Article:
Study co-trustee Kris Christine adds: “Because the USDA does not require vaccine manufacturers to provide long-term duration of immunity studies documenting maximum effectiveness when licensing their products, concerned dog owners have contributed the money to fund this research themselves. We want to ensure that rabies immunization laws are based upon independent, long-term scientific data.”



    More information and regular updates on The Rabies Challenge Fund and the concurrent 5 and 7 year challenge studies it is financing can be found at the fund’s website designed by volunteer Andrea Brin at: www.RabiesChallengeFund.org. """





    A very interesting resource is the book:
    Vaccine Guide for Dogs & Cats by Catherine J.M. Diodati, MA who is a vaccine expert and biomedical ethicist. Perhaps you could order it from your local Public Library through the Inter Library Loan program.


    Now, none of this addresses senior dogs specifically but why risk an adverse reaction in a healthy senior who has so far proved her ability to be already immune to whatever she has been challenged with in her normal environment.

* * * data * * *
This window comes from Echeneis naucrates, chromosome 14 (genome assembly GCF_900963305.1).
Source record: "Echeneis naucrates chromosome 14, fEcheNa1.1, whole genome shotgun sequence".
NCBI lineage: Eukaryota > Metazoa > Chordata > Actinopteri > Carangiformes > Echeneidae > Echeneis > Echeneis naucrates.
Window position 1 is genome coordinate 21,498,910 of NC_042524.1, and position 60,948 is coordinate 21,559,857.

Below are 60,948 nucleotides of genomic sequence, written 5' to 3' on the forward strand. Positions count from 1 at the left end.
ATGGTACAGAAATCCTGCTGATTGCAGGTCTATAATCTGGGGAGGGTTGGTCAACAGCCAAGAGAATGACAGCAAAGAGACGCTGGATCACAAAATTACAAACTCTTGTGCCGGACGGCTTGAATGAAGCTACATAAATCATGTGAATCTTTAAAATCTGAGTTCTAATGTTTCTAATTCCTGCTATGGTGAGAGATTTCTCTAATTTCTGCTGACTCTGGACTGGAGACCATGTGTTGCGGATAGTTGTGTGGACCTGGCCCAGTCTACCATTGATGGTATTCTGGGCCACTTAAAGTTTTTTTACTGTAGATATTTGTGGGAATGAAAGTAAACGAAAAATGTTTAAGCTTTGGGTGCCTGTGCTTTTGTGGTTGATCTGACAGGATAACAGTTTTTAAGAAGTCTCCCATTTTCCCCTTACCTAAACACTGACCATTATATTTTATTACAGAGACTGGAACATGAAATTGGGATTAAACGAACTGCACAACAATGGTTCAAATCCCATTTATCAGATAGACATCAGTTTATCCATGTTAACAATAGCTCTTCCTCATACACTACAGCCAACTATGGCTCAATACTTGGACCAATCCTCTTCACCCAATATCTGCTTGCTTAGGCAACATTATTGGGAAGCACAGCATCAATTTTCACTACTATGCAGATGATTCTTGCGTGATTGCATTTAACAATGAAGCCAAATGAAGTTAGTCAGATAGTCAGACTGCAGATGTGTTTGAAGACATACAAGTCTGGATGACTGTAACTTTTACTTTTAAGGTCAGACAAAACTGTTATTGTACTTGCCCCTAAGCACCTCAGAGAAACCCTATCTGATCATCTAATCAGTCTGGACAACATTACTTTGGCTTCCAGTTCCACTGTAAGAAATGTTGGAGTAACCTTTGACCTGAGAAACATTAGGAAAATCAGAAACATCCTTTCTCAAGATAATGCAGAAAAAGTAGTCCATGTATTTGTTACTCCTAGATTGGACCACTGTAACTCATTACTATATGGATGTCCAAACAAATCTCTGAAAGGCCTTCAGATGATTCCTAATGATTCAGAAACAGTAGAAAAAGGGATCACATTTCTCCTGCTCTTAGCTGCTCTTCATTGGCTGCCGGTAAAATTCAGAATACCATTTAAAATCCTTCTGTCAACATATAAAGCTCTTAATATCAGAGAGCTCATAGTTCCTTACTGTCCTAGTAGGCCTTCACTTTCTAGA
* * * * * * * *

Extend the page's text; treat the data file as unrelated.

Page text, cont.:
*leaving well enough alone*....

    I am not a veterinarian, but this is my strong personal opinion based on casual study and lifetime experience.
    "If there are no dogs in Heaven, then when I die I want to go where they went." author Will Rogers

    Auggie 12/29/95 ~ 01/15/09

  9. #7
    talleyJudy's Avatar
    talleyJudy is offline Senior Member
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    DefaultRe: How to comfort as they get older....